Automatically Deploy PowerShell modules to Build Agents in TFS

I’ve done some blog post on customizing TFS Build with PowerShell scripts and the very first question I got from this approach is

How can I store some PowerShell modules “somewhere” and have them available for all Build Agents?

This is a real good question, but sadly enough it has no out-of-the-box answer. Luckily enough you can solve this with a little bit of PowerShell knowledge. Please be aware that this solution is based on some assumption on how TFS build actually works and is not guaranteed to be stable in the future, but I’d like to share with you all if you want to try into your environment.

TFS Build controllers have a special Source Control Folder you can specify to store assemblies that should be available for Agents during the build.


Figure 1: Version control path to custom assemblies for Build Controllers

The very first step is creating a subfolder where you store all PowerShell modules you want to be available to Build Agents during a build.


Figure 2: Store your PowerShell Modules inside a specific folder of the Path to custom assemblies

This special folder is downloaded for every agent during a build and it is stored inside a specific subfolder of the temp folder of the user configured to run build agents. Once all modules are committed, it is just a matter of writing a bunch of PowerShell lines of code to identify the directory where that modules are downloaded during the build, and then copy all modules inside one of the default location supported by the PowerShell engine.

Write-Host "TempDirectoryIs"$env:Temp

$scriptRoot = Split-Path -Parent -Path $MyInvocation.MyCommand.Definition

$scriptRoot -Match "\d+"
$agentNumber = $Matches[0]
Write-Host "Build Agent Number is"$agentNumber

Write-Host "PSModulePath = "$env:PSModulePath
$userModuleLocation = $env:PSModulePath.Split(';') | where {$_.Contains('Documents')}
Write-Host "User Powershell Module location is: "$userModuleLocation

$tempBuildDirectory = $env:Temp + "\BuildAgent\" + $agentNumber + "\Assemblies\"
Write-Host "Location of custom assembly: "$tempBuildDirectory
Copy-Item -Path $tempBuildDirectory"PowershellModules\" -Destination $userModuleLocation -Recurse

Let me explain how this works. First of all I need to know the location of the temp directory, stored in Environment variables $env:temp. When the build runs this variable is something like: C:\Windows\SERVIC~2\LOCALS~1\AppData\Local\Temp. This is not the real directory where the agent downloads the content of the custom assembly folder, because each agent creates a specific subdirectory, based on its id Es: C:\Windows\ServiceProfiles\LocalService\AppData\Local\Temp\BuildAgent\290\Assemblies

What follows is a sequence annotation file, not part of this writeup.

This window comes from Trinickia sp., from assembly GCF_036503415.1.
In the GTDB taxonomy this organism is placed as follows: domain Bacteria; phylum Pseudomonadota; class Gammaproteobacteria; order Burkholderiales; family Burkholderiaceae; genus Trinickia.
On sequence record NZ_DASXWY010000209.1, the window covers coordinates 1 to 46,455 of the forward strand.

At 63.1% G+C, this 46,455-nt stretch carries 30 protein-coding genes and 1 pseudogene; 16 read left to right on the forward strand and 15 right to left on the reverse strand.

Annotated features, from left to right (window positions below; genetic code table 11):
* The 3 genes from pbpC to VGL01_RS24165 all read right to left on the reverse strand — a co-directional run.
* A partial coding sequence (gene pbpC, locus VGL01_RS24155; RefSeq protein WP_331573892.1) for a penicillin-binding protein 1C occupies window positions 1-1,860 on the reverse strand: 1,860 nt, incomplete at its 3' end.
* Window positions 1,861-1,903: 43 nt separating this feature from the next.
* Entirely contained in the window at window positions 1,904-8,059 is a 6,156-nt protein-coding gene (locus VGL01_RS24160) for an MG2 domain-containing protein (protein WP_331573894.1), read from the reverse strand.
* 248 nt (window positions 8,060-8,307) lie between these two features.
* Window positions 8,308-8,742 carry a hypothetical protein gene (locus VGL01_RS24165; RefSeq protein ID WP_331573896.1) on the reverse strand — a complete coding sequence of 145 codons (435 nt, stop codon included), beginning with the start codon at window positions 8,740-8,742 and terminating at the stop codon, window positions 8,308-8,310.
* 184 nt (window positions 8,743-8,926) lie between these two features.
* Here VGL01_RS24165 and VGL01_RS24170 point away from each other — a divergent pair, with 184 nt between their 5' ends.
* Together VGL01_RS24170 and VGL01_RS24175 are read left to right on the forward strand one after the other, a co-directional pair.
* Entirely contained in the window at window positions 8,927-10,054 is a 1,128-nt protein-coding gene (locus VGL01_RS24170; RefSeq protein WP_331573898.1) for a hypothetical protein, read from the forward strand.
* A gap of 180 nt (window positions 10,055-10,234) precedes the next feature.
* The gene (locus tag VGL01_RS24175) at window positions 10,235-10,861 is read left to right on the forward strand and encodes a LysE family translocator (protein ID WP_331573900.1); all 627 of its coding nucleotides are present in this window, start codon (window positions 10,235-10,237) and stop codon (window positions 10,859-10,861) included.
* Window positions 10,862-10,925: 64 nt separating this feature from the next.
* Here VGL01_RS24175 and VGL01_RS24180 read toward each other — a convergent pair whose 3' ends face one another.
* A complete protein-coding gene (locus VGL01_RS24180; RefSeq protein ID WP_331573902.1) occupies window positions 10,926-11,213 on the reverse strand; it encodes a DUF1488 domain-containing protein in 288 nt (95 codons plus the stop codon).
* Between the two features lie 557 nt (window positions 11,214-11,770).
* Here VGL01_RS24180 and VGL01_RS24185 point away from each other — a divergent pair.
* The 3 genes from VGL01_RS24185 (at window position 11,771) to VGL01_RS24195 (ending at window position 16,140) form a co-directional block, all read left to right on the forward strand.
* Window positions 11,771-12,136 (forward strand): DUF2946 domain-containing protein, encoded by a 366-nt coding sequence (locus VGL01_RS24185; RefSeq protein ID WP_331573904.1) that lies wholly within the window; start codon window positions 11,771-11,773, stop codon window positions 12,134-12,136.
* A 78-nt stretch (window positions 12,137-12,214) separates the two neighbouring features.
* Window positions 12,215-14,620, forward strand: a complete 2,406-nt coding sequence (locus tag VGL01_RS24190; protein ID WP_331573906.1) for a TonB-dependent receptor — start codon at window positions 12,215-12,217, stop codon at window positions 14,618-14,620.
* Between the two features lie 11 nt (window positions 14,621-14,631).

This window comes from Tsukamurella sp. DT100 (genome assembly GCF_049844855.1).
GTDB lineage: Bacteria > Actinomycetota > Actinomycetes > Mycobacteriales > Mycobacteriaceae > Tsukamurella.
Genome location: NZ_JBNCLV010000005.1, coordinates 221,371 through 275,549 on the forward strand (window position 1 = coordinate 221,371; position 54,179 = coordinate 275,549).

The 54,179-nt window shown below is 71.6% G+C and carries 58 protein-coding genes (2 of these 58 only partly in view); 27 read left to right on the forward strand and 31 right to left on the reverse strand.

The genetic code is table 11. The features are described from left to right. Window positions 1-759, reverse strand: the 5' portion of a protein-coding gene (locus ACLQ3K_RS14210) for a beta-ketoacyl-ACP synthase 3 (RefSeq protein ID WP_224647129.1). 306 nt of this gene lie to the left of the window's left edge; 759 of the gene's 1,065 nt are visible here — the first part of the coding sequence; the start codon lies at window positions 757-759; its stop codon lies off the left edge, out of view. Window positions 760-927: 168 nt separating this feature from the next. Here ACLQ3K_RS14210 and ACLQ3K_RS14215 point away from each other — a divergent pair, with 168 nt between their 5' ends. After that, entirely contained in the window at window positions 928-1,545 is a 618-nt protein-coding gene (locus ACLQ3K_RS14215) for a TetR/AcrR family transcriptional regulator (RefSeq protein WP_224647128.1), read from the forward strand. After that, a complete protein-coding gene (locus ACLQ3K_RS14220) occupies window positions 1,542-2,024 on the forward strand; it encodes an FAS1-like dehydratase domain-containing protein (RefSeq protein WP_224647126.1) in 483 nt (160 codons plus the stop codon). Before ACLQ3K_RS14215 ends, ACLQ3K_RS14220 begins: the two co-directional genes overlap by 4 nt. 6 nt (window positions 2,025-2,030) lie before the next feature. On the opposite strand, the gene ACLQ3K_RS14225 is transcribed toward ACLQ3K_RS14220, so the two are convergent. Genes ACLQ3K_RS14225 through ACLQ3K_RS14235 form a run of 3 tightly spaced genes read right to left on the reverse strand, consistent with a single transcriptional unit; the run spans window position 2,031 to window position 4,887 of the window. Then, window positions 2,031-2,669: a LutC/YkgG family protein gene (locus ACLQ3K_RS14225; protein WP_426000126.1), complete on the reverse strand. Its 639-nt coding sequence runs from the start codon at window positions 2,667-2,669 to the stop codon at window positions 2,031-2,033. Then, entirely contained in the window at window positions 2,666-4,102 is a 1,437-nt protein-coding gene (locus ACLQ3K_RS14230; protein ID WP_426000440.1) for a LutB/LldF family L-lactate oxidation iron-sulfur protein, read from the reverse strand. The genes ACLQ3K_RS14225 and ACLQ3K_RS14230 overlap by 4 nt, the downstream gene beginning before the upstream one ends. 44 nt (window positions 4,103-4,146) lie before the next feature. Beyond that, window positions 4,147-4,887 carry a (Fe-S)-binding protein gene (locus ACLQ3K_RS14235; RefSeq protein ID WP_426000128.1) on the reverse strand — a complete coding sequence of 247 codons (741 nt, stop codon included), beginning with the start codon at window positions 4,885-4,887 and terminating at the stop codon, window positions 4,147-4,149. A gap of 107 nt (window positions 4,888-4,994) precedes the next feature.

Agent’s id is also used to create a separate local build folder for each agent, the first step is to store folder location where the executing script is located in variable $scriptRoot. The value is something like: C:\Builds\290\Experiments\Simple Powershell Versioning\src\BuildScripts. As you can see, id of the Agent is the first number that appears in folder structure, and extracting it with a simple regex is really straightforward.

Final step is locating all the paths where PowerShell is actually searching for modules. All locations are stored inside the Environment variable $env:PSModulePath, containing a semicolon separated list of default folders for modules. The script cannot write to all of these folders because some of them are stored in path of disk that requires elevated permission (Es: C:\ProgramFiles). Usually one of them is located under Document folder of the current user: ??%UserProfile%\Documents\WindowsPowerShell\Modules, and since it is in user folder build agent can write on it without problem. Thanks to this knowledge I’ve decided to split the path to find the one that contains the path Documents. I know that this can be a fragile assumption, but it usually works.

The last step is determine $tempBuildDirectory combining temp folder with agent id and finally use a Copy-Item cmdlets to copy all custom PowerShell modules inside the supported module location under agent user directory.

I did not use this strategy really often because it can be fragile. If you are using TFVC the best solution usually is

  • Add the custom powershell modules directory to the workflow mapping of the build
  • use the Import-Module PowerShell command to import modules from a fixed location


Figure 3: Download your custom PowerShell modules in a know location as part of the build workspace.

since I’ve stored build scripts inside $Experiments/trunk/Builds/ScriptTest/BuildScripts folder, I can use relative path to find location of PowershellModules on disk and import modules from specific locations. Sadly enough this solution does not works with Git repository and copying the modules with the above technique can be a viable solution.

Gian Maria.

Published by

Ricci Gian Maria

.Net programmer, User group and community enthusiast, programmer - aspiring architect - and guitar player :). Visual Studio ALM MVP

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